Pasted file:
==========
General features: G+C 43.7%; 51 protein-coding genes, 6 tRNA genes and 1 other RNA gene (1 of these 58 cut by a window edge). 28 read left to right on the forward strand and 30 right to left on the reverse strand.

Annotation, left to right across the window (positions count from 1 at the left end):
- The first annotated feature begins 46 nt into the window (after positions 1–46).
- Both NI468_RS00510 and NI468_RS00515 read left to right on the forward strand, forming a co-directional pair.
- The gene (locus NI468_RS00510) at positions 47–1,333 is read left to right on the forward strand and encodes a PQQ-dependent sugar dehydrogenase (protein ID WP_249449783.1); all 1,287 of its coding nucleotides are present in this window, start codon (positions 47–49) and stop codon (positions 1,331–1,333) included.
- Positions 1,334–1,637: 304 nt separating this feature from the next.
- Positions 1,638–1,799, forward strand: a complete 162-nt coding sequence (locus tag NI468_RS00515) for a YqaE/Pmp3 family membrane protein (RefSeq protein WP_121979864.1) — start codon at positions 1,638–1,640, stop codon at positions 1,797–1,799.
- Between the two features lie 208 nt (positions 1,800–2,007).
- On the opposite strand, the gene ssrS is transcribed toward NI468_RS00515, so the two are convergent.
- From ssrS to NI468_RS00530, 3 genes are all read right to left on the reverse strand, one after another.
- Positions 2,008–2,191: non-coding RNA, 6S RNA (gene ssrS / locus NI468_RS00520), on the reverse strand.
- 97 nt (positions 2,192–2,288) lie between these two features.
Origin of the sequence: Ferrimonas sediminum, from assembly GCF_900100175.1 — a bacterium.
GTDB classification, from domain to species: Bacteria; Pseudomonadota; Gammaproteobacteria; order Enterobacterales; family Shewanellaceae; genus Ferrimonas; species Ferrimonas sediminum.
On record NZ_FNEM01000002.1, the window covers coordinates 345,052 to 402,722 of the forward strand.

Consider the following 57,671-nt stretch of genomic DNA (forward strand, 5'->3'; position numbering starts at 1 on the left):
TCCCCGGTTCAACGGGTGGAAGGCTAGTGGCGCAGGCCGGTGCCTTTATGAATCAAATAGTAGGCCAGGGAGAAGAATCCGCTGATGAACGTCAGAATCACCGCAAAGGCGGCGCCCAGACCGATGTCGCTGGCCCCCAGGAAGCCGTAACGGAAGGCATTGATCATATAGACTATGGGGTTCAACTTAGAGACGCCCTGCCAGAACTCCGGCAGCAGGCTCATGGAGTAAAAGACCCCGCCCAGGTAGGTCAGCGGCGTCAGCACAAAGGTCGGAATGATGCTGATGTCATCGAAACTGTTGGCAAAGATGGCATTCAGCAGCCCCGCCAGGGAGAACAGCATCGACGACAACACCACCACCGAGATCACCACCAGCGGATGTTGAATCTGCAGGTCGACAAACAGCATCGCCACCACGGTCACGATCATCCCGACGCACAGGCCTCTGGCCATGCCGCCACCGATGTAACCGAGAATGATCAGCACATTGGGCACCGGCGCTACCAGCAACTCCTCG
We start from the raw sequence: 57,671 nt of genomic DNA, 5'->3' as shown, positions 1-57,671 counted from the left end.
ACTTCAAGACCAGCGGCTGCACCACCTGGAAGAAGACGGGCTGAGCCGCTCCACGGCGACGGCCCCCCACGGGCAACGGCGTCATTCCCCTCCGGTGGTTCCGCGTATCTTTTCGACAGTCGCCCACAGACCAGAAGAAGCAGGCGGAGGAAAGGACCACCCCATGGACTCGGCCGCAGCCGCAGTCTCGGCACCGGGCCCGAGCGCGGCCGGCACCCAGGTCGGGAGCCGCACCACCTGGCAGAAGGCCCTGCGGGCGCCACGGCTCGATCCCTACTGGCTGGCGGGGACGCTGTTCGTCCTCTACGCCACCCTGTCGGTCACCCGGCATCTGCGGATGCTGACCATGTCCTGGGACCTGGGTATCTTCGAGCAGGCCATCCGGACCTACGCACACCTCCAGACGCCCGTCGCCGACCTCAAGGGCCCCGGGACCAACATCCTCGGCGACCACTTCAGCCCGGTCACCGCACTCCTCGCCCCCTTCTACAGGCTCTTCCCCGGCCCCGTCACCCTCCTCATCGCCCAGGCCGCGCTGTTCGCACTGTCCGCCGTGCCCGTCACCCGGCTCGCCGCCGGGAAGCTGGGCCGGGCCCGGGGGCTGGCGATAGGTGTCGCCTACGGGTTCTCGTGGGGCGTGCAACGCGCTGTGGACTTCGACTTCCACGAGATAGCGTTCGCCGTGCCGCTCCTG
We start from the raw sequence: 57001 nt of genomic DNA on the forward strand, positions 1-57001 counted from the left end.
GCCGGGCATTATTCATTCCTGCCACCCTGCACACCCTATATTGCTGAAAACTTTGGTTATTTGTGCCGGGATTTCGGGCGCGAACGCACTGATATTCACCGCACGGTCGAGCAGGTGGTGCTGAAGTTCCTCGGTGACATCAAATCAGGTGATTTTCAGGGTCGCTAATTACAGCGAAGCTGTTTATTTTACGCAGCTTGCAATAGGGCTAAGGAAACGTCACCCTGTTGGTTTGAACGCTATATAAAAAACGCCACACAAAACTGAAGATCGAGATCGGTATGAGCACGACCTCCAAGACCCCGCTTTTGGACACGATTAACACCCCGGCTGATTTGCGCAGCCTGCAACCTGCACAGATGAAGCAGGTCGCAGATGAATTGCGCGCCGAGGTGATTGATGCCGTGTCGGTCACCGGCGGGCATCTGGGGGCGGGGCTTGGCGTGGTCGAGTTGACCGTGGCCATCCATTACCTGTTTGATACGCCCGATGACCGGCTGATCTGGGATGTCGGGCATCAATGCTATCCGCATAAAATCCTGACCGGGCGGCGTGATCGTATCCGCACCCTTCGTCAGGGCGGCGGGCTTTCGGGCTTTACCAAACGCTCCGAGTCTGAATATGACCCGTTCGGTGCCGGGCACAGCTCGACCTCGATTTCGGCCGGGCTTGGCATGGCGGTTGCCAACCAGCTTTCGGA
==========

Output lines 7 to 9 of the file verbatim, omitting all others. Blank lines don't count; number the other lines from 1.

- Positions 1,638–1,799, forward strand: a complete 162-nt coding sequence (locus tag NI468_RS00515) for a YqaE/Pmp3 family membrane protein (RefSeq protein WP_121979864.1) — start codon at positions 1,638–1,640, stop codon at positions 1,797–1,799.
- Between the two features lie 208 nt (positions 1,800–2,007).
- On the opposite strand, the gene ssrS is transcribed toward NI468_RS00515, so the two are convergent.